I want to preface by saying I never considered myself a runner. Before training for the half marathon, I honestly felt like an imposter when I would go out and run. Truthfully, I didn’t even enjoy running much before running this race. I leaned into running as a way to get a quick workout, and ran because it’s what “healthy people do,” right?
You’re probably wondering why I signed up willingly to run 13.1 miles if I’m not a runner nor did I really enjoy it. I really don’t have a straight answer for you. In the end it came down to a mix of these reasons:
- I needed a challenge – feeling stagnant in my workout routines and just going through the motions of the day to day…I needed something more
- Bucket List – sounds crazy that a girl who didn’t like running would have this on her bucket list but here it is
- Commitment – it hasn’t been since High School sports that I have had to commit to something related to physical activity. Sure, I can start a new workout routine every year as a resolution, but let’s be real by March (ok, February…maybe) that routine is toast. I wanted to push myself and commit to something.
If you are considering signing yourself up for a half marathon but something is holding you back, let me say I’ve been there. Because that same thing held me back…fear. Fear of people seeing me as an imposter, fear that I wasn’t “good enough,” to run this race, fear I would pass out and not be able to finish. The list of fears goes on. I’m here to tell you first hand that those fears are false. You can do this. Anyone can do this. One of the most amazing things about running a half marathon was all the different types of people who ran. I’m talking all different ages (I ran next to a 77 year old husband and wife duo for a small portion of this race), body types and shapes of all kind, all skill levels, anyone.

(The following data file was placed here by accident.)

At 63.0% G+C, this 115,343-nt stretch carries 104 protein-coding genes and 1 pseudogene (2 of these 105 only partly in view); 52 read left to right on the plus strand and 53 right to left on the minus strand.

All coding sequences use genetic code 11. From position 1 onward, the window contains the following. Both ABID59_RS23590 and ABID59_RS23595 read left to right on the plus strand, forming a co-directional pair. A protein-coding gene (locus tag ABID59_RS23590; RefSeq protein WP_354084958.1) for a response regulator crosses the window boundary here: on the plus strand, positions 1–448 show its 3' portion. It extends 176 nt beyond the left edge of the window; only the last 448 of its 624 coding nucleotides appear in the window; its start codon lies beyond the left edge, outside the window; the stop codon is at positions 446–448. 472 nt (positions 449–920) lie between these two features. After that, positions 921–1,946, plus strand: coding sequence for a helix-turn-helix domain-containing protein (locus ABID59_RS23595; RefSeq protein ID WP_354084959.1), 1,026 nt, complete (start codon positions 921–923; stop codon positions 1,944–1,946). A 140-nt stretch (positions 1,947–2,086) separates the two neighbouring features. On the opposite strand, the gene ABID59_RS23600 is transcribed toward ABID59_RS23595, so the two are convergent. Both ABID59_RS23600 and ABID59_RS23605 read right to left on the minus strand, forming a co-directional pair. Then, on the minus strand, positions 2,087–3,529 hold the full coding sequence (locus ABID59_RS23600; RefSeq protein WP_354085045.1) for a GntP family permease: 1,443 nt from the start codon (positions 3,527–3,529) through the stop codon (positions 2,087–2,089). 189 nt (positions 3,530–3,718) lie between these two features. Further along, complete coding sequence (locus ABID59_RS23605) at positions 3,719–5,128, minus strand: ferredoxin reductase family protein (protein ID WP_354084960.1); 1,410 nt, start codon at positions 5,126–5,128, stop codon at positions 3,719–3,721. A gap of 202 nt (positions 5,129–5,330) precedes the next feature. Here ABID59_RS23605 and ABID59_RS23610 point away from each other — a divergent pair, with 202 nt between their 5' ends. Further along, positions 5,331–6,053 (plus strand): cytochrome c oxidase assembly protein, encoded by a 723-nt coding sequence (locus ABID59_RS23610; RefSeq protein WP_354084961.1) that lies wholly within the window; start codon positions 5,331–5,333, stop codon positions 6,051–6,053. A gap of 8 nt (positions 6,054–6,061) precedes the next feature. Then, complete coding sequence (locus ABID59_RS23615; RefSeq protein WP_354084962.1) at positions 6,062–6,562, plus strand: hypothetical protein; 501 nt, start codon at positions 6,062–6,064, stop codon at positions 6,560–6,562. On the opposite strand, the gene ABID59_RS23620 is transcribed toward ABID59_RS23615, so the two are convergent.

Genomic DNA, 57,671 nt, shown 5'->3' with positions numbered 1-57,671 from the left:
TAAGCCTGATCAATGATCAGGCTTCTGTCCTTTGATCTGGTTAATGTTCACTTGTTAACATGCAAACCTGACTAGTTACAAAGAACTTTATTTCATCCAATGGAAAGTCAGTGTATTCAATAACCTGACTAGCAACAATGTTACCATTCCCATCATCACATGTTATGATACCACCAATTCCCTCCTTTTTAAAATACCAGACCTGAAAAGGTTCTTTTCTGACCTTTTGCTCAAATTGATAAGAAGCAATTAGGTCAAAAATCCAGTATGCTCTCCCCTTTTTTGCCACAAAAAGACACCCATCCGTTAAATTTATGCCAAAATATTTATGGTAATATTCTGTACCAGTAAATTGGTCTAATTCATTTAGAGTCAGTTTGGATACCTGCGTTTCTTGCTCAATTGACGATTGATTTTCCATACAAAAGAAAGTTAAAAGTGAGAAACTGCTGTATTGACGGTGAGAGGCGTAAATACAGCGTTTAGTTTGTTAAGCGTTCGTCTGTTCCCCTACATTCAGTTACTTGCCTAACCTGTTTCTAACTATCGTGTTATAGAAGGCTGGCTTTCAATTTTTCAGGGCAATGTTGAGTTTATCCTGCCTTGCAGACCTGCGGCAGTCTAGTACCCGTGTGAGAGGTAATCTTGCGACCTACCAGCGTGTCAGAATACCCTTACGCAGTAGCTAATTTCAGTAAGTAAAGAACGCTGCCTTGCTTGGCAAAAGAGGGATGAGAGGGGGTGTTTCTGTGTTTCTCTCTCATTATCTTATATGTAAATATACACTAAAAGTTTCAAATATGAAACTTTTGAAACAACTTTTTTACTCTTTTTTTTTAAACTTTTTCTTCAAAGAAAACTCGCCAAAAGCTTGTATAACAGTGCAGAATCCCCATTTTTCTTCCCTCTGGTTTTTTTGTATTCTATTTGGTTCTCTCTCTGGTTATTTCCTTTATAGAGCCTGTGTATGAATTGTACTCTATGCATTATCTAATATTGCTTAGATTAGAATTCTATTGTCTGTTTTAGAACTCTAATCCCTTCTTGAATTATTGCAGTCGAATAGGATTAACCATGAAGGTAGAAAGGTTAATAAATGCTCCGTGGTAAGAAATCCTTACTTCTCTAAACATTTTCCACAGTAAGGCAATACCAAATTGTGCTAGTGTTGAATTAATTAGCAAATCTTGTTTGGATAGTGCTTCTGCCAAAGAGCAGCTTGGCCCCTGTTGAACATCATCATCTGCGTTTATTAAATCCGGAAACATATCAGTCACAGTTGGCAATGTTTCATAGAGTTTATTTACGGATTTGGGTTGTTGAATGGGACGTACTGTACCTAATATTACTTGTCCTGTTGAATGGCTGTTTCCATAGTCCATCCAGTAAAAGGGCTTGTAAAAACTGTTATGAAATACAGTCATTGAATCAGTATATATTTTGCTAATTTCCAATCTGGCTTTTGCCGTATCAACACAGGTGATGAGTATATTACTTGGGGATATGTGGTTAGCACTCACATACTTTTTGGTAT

Okay, pep talk is over for now. You want to know how a “normal,” person trains for such a feat, right? I am no expert, and there are things I could have done differently or better. What I am is a real life gal, with mediocre athletic ability, a full time job and other commitments fueled by fear and determination that I would get this done. If you can relate – here are some training pointers.
Pointers for how to train for a half marathon if you are "not a runner"
- Find a training program – This seems obvious, but it’s important. There are tons of articles, suggestions, and apps out there for how you should go about half marathon training. Do your research and select a program within your skill level. I used the app 13.1 Half Marathon Trainer
I had used the couch to 5K app in the past, and liked how it gradually built up endurance. This app uses a similar technique. Most of your training will be a walk/run method building up to race day. The app tells you what days to run and for how long, prompts you during your run, and has cross training days built in to take time off from running but still build strength.
2. Get the right shoes – Again, maybe an obvious tip but this is CRUCIAL. Running the wrong shoes can cause such discomfort and lead to serious injuries extending beyond the foot (we’re talking ankle, back, hip problems, oh my).
Truthfully, I began my training in my NewBalance sneaks I hand on hand. These were fine for tooting around the yard, or even a short walk with my pup, but once I started going a few miles in these shoes I was noticing very sore feet and ankles, and worried that the tightness in my lower back might have been attributed to poor footwear. I got myself to a running store ASAP and was properly fitted for a pair of running shoes. Professionals at a specialized footwear shop should be able to assess how you walk and help you find a pair of running shoes that is more tailored to your needs and comfort.